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## Main Question or Discussion Point

if you fed a rectangular waves to a radio antenna, would it still produce radio waves? does it have to be a sine wave?

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if you fed a rectangular waves to a radio antenna, would it still produce radio waves? does it have to be a sine wave?

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FactChecker

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No, it does not have to be a sine wave. In fact, a rectangular wave can be thought of as a specific sum of sine (and cosine) waves of various frequencies. That is the basis of the Fourier series. The antenna will respond to each sine wave as though it was not part of a rectangular wave, then all the responses to the sine waves can be summed to get the total antenna response to the rectangular wave.

Shown below is a sequence of better approximations of a square wave using more terms in the Fourier series. Each line is plotted a little higher so that you can see them separately. Clearly, the more terms there are, the closer it gets to a square wave. An antenna will respond to each sine wave as though it is alone. Then the individual responses can be summed to get the total response.

Shown below is a sequence of better approximations of a square wave using more terms in the Fourier series. Each line is plotted a little higher so that you can see them separately. Clearly, the more terms there are, the closer it gets to a square wave. An antenna will respond to each sine wave as though it is alone. Then the individual responses can be summed to get the total response.

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Of course, it would produce radio waves but true broad-spectrum mess. Square wave can be simply turned into decent sine wave by inserting a loading coil between output of generator and an antenna.if you fed a rectangular waves to a radio antenna, would it still produce radio waves? does it have to be a sine wave?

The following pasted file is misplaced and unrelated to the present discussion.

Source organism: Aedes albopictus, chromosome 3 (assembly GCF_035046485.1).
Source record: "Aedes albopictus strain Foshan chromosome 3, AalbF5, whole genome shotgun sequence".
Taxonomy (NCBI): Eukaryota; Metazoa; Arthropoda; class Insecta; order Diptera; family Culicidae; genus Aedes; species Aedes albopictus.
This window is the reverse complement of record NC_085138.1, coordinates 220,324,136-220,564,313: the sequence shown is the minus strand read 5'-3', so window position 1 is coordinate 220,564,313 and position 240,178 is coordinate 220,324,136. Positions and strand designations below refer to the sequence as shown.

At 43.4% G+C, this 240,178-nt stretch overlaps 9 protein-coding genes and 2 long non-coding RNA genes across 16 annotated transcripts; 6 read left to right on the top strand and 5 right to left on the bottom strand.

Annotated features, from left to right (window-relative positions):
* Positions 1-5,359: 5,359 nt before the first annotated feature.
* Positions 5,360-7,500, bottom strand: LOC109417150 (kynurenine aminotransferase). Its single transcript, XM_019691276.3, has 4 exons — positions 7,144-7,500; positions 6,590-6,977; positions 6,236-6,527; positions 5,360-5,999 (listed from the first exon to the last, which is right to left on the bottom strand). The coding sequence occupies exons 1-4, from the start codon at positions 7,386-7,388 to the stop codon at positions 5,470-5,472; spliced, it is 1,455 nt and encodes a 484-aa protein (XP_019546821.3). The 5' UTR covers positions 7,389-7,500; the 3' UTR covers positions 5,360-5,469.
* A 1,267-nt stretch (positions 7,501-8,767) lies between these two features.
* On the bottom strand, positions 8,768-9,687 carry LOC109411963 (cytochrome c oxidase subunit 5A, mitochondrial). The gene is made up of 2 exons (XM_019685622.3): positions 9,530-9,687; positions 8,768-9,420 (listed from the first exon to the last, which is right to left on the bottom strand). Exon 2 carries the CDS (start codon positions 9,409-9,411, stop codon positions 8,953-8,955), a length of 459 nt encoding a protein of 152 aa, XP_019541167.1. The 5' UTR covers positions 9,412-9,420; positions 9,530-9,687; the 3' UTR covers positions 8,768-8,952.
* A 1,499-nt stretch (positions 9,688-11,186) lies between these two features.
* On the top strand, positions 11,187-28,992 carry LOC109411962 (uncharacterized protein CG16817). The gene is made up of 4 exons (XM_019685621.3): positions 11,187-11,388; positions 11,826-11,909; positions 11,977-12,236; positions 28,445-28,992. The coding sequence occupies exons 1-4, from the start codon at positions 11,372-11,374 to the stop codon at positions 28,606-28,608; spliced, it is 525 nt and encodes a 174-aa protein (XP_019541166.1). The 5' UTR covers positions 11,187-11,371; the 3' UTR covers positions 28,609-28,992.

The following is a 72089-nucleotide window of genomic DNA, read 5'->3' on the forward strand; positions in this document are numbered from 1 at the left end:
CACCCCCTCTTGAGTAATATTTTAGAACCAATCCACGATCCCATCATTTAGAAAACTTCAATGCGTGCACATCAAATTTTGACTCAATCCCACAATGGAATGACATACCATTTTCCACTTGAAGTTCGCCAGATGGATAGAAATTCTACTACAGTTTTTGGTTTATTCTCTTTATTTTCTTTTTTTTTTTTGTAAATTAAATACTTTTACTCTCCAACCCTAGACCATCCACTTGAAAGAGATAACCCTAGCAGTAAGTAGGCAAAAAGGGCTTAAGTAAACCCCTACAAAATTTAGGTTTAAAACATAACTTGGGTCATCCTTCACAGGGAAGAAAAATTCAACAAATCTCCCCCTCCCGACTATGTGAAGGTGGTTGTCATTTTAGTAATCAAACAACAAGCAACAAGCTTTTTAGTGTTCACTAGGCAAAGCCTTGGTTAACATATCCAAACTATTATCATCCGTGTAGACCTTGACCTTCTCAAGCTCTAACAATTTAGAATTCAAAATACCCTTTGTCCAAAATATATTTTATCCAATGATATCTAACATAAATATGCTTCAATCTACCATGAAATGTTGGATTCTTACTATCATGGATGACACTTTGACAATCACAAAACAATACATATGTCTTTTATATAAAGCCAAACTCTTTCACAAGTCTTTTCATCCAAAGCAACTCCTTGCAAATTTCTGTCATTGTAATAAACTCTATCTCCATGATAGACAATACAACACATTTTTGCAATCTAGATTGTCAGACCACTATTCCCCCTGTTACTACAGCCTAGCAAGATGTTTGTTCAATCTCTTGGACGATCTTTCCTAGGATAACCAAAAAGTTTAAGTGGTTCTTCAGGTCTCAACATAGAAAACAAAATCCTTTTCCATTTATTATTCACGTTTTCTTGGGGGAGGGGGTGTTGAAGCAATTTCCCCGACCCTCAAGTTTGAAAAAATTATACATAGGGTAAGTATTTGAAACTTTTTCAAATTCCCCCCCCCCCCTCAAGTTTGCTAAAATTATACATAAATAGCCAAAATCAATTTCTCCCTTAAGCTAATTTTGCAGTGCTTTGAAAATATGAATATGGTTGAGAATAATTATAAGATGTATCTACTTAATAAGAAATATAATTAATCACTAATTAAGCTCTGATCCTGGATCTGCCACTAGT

The principle is same as in this video. This would make antenna more or less electrically short though.

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FactChecker

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A single square wave contains several sine waves of different frequencies and amplitudes. It would be possible to tune to any one of those and tune out the others (although not completely). The amount of power lost by tuning out the other frequencies depends on the response of the filter to the other frequencies.Of course, it would produce radio waves but true broad-spectrum mess. Square wave can be simply turned into decent sine wave by inserting a loading coil between output of generator and an antenna.

The principle is same as in this video. This would make antenna more or less electrically short though.

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It also depends on the frequency of square wave. For example if that frequncy is 3x higher than quarter wave resonant frequency system with loading coil, than the response of the system to the 3A single square wave contains several sine waves of different frequencies and amplitudes. It would be possible to tune to any one of those and tune out the others (although not completely). The amount of power lost by tuning out the other frequencies depends on the response of the filter to the other frequencies.

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sophiecentaur

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So the question in the OP doesn't make a lot of sense in the practical world. However, RF antennae are usually capable of handling a

Perhaps that was what the OP really meant.

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